12th Annual Southern Colorado Open – day 2

Round 4
I had seen 15. f6 Ng6 16.fxg Re8, but missed that 17.Bc4 is convincing (because of Rf1 file) – didn’t see this move.

Round 5
Round 5, game losing blunder was …Qxd. I was happily planning on Rc8 and trading rooks, when I suddenly got greedy, forgot that the d-pawn was poisoned in my haste, and realized the blunder immediately. The interesting thing is I do rook endings well, but not queen endings. I was planning on trading rooks, but that loses, and I sensed he wanted the queen ending, so I think he would have won anyway. It looks even at first, but Crafty shows that White can win a K-side pawn, while Black is tied to White’s passed pawn. There is a margin of doubt though in that he dumped gobs of time on his won ending, and even started very late in the game to spend a lot of time creating a meager ending. I had half a minute and he 1.5 minutes left.

I made some strategic blunders early on that cost me big. I didn’t want to transfer my queen to the king-side but rather my light-bishop. But I couldn’t force the bishop transfer and when it got traded Black had a sizable advantage. This is a case, like we had mentioned before on this blog, where the bishop is better latent, on c6 square – just like his Be3 is a latent bishop. I didn’t think he played as sharp as he could have, but he was aiming for an ending.

Didn’t play Round 6, went to my mom’s house for Father’s Day dinner. Found out I would have been cross-paired against a 1060 rated player as a house-game(rated), so I withdrew from the tournament, which I was going do anyway.

12th Annual Southern Colorado Open – day 1

I may crash this time, instead of posting the games tonight. Question, what can I do with only 3 hours of sleep when I want to stay up all day. Answer, play in a chess tournament!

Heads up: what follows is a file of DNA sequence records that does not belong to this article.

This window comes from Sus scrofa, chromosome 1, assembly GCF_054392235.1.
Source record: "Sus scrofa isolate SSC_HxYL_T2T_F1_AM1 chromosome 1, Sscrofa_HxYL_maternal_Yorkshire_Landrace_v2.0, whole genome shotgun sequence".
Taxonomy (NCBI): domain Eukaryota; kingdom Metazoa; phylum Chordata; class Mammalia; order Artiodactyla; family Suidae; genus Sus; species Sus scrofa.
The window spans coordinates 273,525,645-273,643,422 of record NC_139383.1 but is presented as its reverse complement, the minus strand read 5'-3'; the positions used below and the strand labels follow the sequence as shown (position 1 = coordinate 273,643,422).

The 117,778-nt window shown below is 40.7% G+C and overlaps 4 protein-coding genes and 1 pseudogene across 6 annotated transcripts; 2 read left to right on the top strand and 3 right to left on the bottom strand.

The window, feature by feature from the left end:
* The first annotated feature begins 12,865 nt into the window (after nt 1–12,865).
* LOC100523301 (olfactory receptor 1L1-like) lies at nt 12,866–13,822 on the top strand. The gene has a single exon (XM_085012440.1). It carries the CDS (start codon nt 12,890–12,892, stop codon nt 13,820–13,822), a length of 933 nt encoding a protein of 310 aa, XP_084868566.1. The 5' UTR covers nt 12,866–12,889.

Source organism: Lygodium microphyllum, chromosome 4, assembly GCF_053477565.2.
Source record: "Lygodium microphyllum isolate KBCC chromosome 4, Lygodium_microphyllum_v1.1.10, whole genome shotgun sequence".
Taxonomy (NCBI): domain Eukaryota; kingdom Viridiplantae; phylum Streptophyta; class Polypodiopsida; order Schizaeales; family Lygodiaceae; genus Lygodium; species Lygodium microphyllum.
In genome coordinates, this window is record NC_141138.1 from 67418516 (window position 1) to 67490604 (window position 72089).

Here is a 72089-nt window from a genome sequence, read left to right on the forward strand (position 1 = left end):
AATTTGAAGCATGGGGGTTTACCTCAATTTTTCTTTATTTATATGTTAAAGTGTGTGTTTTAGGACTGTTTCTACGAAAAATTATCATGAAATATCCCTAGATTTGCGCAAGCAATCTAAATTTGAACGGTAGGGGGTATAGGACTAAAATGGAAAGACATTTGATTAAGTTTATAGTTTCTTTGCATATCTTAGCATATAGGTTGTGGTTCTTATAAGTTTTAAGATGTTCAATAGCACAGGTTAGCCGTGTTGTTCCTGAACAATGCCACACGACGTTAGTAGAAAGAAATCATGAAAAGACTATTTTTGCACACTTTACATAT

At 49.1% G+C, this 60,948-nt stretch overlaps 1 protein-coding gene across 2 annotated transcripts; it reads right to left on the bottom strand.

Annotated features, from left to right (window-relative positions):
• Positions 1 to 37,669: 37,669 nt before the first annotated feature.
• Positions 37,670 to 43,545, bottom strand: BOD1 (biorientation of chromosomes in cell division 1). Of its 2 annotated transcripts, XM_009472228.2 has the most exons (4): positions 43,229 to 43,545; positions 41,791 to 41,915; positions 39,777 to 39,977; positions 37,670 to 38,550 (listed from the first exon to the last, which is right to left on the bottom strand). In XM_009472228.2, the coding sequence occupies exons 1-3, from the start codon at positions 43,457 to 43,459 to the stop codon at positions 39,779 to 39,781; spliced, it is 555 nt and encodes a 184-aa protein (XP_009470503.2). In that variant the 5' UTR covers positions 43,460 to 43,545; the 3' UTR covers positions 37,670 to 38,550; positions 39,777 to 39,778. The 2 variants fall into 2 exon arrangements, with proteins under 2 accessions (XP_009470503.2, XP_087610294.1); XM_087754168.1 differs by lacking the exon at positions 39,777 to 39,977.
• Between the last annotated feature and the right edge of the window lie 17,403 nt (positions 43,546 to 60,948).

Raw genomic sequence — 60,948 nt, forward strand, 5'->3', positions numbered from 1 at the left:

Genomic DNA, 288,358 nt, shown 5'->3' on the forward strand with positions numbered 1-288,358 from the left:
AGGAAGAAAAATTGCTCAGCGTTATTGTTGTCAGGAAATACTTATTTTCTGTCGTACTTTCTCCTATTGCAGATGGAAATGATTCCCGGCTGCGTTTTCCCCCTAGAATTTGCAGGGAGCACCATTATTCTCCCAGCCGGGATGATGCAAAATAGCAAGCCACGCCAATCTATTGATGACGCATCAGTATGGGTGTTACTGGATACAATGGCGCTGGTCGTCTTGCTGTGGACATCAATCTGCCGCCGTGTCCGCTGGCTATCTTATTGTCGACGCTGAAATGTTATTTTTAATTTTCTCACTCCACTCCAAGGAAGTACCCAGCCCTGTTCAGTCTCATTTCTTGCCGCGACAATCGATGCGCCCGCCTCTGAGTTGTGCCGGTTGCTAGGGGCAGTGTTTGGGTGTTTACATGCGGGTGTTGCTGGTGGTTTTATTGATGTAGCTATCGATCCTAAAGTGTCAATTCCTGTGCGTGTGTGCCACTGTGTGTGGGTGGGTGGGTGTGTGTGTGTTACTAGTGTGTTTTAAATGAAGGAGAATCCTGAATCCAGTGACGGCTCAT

I really got long some shut-eye in the second round, but luckily my opponent did not decide to wipe the board up with my play. Scored 1.5/3, not a shocking result. It was fun.

Round 1
Round 1, got a good position out of the opening, but I think being tired made my play even more subjective. The way I lost this game was more “psyche ward” inpatient material than chess. Obviously I freaked out because my opponent had a higher rating, instead of calmly playing the position with …fxg4 and now that I look at it …Rf7 is a future defensive move. Of course, in my head everything was losing and I was getting mated on h7, which is what happened probably moreso that I freaked out about it. hehe. Like a bad sci-fi thriller.

Round 2
Round 2, luckily my opponent drove the position because I had my eyes closed through half the game and was simply doing things to stay awake, but I wasn’t as tired as that sounds. My first round opponent pointed out that I could have still blundered at the end by moving my king one more time (White responds f6!!) instead of …hxg which drew.

As Crafty pointed out, I could have stepped up the pressure with …Qd7 instead forcing things with …Nd4 which leads to exchanges and a draw.

Round 3
Round 3, I get White against a weaker player. I don’t envy the weaker player who gets Black against me, not a fun experience.

Still feeling a little tired and unfocused.

Thursday’s 3rd round game

In this game, I simply ran out of tactical endurance.

I got overly clever with a decision to deflect his bishop with with 18.c4. I thought Rb1 straight away would lead to an endgame where I was up a pawn and rook vs. bishop, but I was almost second-guessing what Crafty might say when I got home. Still had a win, though.

So he plays 21…Qa5, unexpected, and just when I thought I had the game. Suddenly, I am really feeling drained from the previous play, am looking at the responses of how to develop my bishop to connect the rooks. Unhappily, I make a move as I am at 9 minutes even (Idea being an eventual d5, but I knew it was slow), but Be3 loses the won game.

After the game, driving home I am thinking why didn’t I play Qxa7…Bc7, then Ba3, but realize that is also losing. Somehow, I never see Bf4 or Re5 (saw this move earlier, though, but now I was worried about my back rank), which win the game. It’s amazing that I miss Bf4 though. In my mind I still see the Qh5+, but don’t realize that my Bf4 is now preventing Qh2 mate.

Ironically, I got there on time and saved plenty of time for a technical finish, but really too much time. Unfortunately, I no longer had a snack available (ate a bannana earlier) and just petered out from the pressure of the Qa5 move.